The man known as GOD has a reputation for getting the job done

Lord O'Donnell's three principles of rule
Rainbow shades: It's all bright on the night

Rainbow shades

It's all bright on the night
'It was first time I had ever tasted chocolate. I kept a piece, and when Amsterdam was liberated, I gave it to the first Allied soldier I saw'

Bread from heaven

Dutch survivors thank RAF for World War II drop that saved millions
Britain will be 'run for the wealthy and powerful' if Tories retain power - Labour

How 'the Axe' helped Labour

UK will be 'run for the wealthy and powerful' if Tories retain power
Rare and exclusive video shows the horrific price paid by activists for challenging the rule of jihadist extremists in Syria

The price to be paid for challenging the rule of extremists

A revolution now 'consuming its own children'
Welcome to the world of Megagames

Welcome to the world of Megagames

300 players take part in Watch the Skies! board game in London
'Nymphomaniac' actress reveals what it was really like to star in one of the most explicit films ever

Charlotte Gainsbourg on 'Nymphomaniac'

Starring in one of the most explicit films ever
Robert Fisk in Abu Dhabi: The Emirates' out-of-sight migrant workers helping to build the dream projects of its rulers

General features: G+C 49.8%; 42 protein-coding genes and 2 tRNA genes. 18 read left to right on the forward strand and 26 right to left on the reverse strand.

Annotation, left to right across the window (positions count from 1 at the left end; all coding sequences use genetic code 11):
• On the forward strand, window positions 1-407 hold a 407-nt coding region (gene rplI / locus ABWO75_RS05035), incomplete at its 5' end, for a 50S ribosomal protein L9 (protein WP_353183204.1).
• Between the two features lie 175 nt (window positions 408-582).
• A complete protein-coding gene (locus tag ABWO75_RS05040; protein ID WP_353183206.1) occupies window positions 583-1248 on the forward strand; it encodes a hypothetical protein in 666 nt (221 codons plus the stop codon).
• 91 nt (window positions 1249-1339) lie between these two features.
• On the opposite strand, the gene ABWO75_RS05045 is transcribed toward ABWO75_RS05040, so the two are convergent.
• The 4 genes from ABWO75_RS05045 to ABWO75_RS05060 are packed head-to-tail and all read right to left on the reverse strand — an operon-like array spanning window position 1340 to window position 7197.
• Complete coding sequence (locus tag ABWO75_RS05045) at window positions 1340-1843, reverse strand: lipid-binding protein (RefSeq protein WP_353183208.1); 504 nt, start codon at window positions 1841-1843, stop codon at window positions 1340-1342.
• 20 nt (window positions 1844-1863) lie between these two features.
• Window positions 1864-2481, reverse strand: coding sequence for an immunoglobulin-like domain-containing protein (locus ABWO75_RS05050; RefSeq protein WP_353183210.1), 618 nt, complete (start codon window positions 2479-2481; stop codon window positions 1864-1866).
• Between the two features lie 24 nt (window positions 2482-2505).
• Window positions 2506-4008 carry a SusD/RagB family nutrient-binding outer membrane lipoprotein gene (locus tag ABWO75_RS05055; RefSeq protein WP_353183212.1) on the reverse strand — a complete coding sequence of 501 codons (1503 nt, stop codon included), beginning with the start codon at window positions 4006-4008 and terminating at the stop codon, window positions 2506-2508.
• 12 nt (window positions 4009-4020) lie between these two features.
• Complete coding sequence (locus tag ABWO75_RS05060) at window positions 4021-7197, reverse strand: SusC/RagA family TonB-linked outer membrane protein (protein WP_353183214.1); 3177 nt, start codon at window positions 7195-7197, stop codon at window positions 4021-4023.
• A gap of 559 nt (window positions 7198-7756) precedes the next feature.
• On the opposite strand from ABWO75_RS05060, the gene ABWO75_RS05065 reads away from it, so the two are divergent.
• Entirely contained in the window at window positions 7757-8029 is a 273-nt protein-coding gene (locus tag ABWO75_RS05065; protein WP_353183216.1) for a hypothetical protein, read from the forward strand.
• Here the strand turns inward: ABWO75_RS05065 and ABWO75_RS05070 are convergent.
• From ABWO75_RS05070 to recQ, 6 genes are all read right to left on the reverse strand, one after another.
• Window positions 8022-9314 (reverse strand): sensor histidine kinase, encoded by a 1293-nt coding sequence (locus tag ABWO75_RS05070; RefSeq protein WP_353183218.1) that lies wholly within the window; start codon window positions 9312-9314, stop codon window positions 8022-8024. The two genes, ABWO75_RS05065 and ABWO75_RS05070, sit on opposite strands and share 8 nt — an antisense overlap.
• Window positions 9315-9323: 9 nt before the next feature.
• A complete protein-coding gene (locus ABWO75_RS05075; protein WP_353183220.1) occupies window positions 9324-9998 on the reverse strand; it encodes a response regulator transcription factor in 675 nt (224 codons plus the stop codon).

Robert Fisk in Abu Dhabi

The Emirates' out-of-sight migrant workers helping to build the dream projects of its rulers
Vince Cable interview: Charging fees for employment tribunals was 'a very bad move'

Vince Cable exclusive interview

Charging fees for employment tribunals was 'a very bad move'
Iwan Rheon interview: Game of Thrones star returns to his Welsh roots to record debut album

Iwan Rheon is returning to his Welsh roots

Rheon is best known for his role as the Bastard of Bolton. It's gruelling playing a sadistic torturer, he tells Craig McLean, but it hasn't stopped him recording an album of Welsh psychedelia
Morne Hardenberg interview: Cameraman for BBC's upcoming show Shark on filming the ocean's most dangerous predator

It's time for my close-up

Meet the man who films great whites for a living
Increasing numbers of homeless people in America keep their mobile phones on the streets

Homeless people keep mobile phones

A homeless person with a smartphone is a common sight in the US. And that's creating a network where the 'hobo' community can share information - and fight stigma - like never before